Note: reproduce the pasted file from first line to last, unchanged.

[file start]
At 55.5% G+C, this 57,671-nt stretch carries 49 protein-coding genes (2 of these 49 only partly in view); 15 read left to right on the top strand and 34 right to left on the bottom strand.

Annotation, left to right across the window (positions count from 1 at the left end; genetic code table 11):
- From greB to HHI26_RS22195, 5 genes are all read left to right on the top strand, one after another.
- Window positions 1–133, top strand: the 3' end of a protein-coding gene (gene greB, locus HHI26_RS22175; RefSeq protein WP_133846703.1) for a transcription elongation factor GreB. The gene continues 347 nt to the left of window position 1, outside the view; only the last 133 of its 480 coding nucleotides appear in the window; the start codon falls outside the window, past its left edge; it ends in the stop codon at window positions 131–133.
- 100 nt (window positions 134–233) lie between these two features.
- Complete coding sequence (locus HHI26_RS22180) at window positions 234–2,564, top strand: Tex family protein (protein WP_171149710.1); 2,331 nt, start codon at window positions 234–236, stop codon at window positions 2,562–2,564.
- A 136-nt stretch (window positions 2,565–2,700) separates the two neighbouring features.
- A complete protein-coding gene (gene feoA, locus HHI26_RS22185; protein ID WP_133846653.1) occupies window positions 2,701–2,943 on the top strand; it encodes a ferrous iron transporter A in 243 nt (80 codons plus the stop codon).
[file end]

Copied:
At 55.5% G+C, this 57,671-nt stretch carries 49 protein-coding genes (2 of these 49 only partly in view); 15 read left to right on the top strand and 34 right to left on the bottom strand.

Annotation, left to right across the window (positions count from 1 at the left end; genetic code table 11):
- From greB to HHI26_RS22195, 5 genes are all read left to right on the top strand, one after another.
- Window positions 1–133, top strand: the 3' end of a protein-coding gene (gene greB, locus HHI26_RS22175; RefSeq protein WP_133846703.1) for a transcription elongation factor GreB. The gene continues 347 nt to the left of window position 1, outside the view; only the last 133 of its 480 coding nucleotides appear in the window; the start codon falls outside the window, past its left edge; it ends in the stop codon at window positions 131–133.
- 100 nt (window positions 134–233) lie between these two features.
- Complete coding sequence (locus HHI26_RS22180) at window positions 234–2,564, top strand: Tex family protein (protein WP_171149710.1); 2,331 nt, start codon at window positions 234–236, stop codon at window positions 2,562–2,564.
- A 136-nt stretch (window positions 2,565–2,700) separates the two neighbouring features.
- A complete protein-coding gene (gene feoA, locus HHI26_RS22185; protein ID WP_133846653.1) occupies window positions 2,701–2,943 on the top strand; it encodes a ferrous iron transporter A in 243 nt (80 codons plus the stop codon).